a) I do not know
b) I have never heard of
c) I have no idea how she obtained my email address
Anyway, after receiving yet another irrelevant email this morning, I decided that it was time to request to be unsubscribed from a mailing list that I didn't even know existed.
Within a few minutes, the lady replies, copying someone that I know of but don't even work with in the email, saying
I would like you to reconsider your request....I was the one who put Adventist on the list for involvement re the Olympics...great things have come from that.
The email below is to find people for sports ministry to become chaplains.
Would you please supply the best contact for your denomination to alert you all re the great opportunities re sports ministry. Australians love our sports and its a very relvenat way to fulfil the GREAT COMMISSION...over to you. Many thanks.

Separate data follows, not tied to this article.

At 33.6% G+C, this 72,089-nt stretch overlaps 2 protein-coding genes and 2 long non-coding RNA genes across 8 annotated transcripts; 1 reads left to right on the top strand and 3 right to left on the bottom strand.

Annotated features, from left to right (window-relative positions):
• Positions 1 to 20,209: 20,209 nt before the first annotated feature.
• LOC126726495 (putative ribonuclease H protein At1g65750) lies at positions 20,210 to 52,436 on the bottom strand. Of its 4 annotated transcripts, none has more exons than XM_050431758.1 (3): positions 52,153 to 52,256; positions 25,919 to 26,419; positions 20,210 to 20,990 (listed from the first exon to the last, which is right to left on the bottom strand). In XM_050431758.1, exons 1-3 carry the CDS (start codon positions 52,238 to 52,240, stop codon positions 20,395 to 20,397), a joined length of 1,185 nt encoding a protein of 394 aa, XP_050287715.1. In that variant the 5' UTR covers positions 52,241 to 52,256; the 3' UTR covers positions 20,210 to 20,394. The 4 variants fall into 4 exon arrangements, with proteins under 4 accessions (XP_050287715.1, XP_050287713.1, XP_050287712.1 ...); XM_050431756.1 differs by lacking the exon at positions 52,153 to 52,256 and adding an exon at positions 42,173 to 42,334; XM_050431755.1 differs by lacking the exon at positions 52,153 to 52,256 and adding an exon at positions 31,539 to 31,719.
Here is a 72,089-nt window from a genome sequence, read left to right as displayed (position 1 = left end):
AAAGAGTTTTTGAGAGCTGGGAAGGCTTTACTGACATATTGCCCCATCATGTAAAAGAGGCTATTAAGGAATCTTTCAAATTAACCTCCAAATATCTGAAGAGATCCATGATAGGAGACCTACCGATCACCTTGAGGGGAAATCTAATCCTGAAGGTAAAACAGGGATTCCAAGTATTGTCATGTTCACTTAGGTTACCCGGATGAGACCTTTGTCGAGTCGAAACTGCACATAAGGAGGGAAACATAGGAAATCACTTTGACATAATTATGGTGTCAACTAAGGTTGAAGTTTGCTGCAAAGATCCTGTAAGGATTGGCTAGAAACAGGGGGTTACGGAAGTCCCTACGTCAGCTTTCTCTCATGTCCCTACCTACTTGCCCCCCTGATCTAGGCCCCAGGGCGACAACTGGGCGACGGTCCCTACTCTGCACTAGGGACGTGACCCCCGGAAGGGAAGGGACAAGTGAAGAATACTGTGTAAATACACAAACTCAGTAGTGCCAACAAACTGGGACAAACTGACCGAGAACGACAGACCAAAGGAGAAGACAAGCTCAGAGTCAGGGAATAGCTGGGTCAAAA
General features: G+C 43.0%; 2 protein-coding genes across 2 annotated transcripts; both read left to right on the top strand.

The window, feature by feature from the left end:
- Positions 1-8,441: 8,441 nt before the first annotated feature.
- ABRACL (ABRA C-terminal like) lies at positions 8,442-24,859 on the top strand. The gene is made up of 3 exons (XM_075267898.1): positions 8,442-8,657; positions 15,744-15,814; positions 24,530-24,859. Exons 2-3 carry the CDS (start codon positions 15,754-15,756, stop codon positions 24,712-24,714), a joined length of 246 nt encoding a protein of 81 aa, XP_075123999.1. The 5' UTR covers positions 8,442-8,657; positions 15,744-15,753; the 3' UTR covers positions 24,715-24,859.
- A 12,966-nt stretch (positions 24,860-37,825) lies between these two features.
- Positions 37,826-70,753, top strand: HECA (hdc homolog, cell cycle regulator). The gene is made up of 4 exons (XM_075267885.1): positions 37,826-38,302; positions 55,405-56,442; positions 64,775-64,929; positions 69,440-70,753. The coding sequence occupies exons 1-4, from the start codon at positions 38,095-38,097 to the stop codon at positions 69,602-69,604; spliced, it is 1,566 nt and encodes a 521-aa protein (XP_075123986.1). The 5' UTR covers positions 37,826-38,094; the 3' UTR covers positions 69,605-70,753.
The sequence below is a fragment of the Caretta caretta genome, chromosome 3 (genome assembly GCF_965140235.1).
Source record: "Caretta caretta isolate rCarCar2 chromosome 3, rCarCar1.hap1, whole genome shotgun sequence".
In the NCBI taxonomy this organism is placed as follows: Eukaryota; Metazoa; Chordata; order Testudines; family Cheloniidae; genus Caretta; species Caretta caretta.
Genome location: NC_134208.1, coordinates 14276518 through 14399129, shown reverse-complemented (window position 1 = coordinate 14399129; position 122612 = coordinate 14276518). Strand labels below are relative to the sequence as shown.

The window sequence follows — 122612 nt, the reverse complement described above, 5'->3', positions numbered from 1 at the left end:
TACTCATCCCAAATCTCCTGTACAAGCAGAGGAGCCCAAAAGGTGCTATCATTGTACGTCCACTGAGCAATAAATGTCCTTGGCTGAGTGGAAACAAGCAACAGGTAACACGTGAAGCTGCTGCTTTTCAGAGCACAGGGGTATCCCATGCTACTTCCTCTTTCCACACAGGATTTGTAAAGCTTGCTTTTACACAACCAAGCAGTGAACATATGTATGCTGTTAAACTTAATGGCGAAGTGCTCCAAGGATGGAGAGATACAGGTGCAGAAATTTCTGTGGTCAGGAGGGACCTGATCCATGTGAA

A few questions:
a) Why did you feel the need to copy someone else in the email, who has nothing to do with anything?
b) Can't you respect my decision to unsubscribe from something I don't want to be on?
c) I run mailing lists too. If someone unsubscribes, I don't hound them and try to make them feel guilty about unsubscribing.
So, I suppose I'm forced to remain on your mailing list. But that doesn't mean I will read any emails that you send me.
Now, has that achieved anything?
This incident just made me think about our dealings with people about other things. One of the major things that we need to do is to truly respect their decision to choose what they want to do.
We can give them advice, we can give them our opinions, but we really cannot force our thoughts and actions on them.
The only thing we'll achieve is a sour relationship.
No wonder non-Christians think we're pushy about the Gospel. We can't seem to take no for an answer.
It's true that we shouldn't just give up, particularly when it comes to someone's salvation. But perhaps forcing them into a corner where they have no choice is not the way to go?